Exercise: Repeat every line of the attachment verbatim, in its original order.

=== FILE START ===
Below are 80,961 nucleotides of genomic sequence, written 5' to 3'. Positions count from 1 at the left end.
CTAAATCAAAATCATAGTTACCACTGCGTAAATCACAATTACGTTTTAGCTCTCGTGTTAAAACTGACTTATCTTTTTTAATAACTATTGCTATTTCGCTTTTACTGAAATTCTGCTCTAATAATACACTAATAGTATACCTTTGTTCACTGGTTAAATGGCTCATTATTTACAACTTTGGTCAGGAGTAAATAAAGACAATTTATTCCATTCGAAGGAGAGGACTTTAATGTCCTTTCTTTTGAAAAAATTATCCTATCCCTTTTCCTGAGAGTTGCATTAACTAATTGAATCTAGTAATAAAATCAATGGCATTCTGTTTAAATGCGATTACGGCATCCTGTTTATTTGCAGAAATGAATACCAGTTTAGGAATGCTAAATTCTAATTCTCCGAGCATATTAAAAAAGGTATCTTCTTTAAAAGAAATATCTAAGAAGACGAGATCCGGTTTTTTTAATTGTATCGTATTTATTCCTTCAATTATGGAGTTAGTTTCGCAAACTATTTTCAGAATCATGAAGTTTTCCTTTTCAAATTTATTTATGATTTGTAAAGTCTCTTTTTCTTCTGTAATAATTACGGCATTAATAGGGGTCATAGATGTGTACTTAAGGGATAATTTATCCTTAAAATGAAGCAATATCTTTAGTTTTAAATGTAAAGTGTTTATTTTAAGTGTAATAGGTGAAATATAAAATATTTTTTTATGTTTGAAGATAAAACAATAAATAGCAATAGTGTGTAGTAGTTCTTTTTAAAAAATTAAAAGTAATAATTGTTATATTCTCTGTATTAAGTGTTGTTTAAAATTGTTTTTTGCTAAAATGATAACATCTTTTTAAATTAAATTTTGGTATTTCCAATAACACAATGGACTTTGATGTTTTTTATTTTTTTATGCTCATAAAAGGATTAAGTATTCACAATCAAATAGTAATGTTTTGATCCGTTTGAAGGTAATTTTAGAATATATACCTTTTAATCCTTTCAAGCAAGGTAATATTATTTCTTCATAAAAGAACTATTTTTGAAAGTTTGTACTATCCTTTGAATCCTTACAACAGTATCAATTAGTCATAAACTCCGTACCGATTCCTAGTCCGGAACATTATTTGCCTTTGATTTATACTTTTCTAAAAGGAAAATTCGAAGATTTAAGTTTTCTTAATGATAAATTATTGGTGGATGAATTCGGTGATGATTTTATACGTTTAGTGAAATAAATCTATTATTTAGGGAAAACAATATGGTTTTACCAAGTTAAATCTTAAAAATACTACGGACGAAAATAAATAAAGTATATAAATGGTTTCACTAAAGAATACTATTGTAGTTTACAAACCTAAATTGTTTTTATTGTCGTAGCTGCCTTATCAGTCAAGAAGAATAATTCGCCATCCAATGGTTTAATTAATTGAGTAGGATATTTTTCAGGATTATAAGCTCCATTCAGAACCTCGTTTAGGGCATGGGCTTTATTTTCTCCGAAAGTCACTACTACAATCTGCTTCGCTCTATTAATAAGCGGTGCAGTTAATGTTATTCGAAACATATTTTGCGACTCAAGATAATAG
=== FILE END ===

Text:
Below are 80,961 nucleotides of genomic sequence, written 5' to 3'. Positions count from 1 at the left end.
CTAAATCAAAATCATAGTTACCACTGCGTAAATCACAATTACGTTTTAGCTCTCGTGTTAAAACTGACTTATCTTTTTTAATAACTATTGCTATTTCGCTTTTACTGAAATTCTGCTCTAATAATACACTAATAGTATACCTTTGTTCACTGGTTAAATGGCTCATTATTTACAACTTTGGTCAGGAGTAAATAAAGACAATTTATTCCATTCGAAGGAGAGGACTTTAATGTCCTTTCTTTTGAAAAAATTATCCTATCCCTTTTCCTGAGAGTTGCATTAACTAATTGAATCTAGTAATAAAATCAATGGCATTCTGTTTAAATGCGATTACGGCATCCTGTTTATTTGCAGAAATGAATACCAGTTTAGGAATGCTAAATTCTAATTCTCCGAGCATATTAAAAAAGGTATCTTCTTTAAAAGAAATATCTAAGAAGACGAGATCCGGTTTTTTTAATTGTATCGTATTTATTCCTTCAATTATGGAGTTAGTTTCGCAAACTATTTTCAGAATCATGAAGTTTTCCTTTTCAAATTTATTTATGATTTGTAAAGTCTCTTTTTCTTCTGTAATAATTACGGCATTAATAGGGGTCATAGATGTGTACTTAAGGGATAATTTATCCTTAAAATGAAGCAATATCTTTAGTTTTAAATGTAAAGTGTTTATTTTAAGTGTAATAGGTGAAATATAAAATATTTTTTTATGTTTGAAGATAAAACAATAAATAGCAATAGTGTGTAGTAGTTCTTTTTAAAAAATTAAAAGTAATAATTGTTATATTCTCTGTATTAAGTGTTGTTTAAAATTGTTTTTTGCTAAAATGATAACATCTTTTTAAATTAAATTTTGGTATTTCCAATAACACAATGGACTTTGATGTTTTTTATTTTTTTATGCTCATAAAAGGATTAAGTATTCACAATCAAATAGTAATGTTTTGATCCGTTTGAAGGTAATTTTAGAATATATACCTTTTAATCCTTTCAAGCAAGGTAATATTATTTCTTCATAAAAGAACTATTTTTGAAAGTTTGTACTATCCTTTGAATCCTTACAACAGTATCAATTAGTCATAAACTCCGTACCGATTCCTAGTCCGGAACATTATTTGCCTTTGATTTATACTTTTCTAAAAGGAAAATTCGAAGATTTAAGTTTTCTTAATGATAAATTATTGGTGGATGAATTCGGTGATGATTTTATACGTTTAGTGAAATAAATCTATTATTTAGGGAAAACAATATGGTTTTACCAAGTTAAATCTTAAAAATACTACGGACGAAAATAAATAAAGTATATAAATGGTTTCACTAAAGAATACTATTGTAGTTTACAAACCTAAATTGTTTTTATTGTCGTAGCTGCCTTATCAGTCAAGAAGAATAATTCGCCATCCAATGGTTTAATTAATTGAGTAGGATATTTTTCAGGATTATAAGCTCCATTCAGAACCTCGTTTAGGGCATGGGCTTTATTTTCTCCGAAAGTCACTACTACAATCTGCTTCGCTCTATTAATAAGCGGTGCAGTTAATGTTATTCGAAACATATTTTGCGACTCAAGATAATAG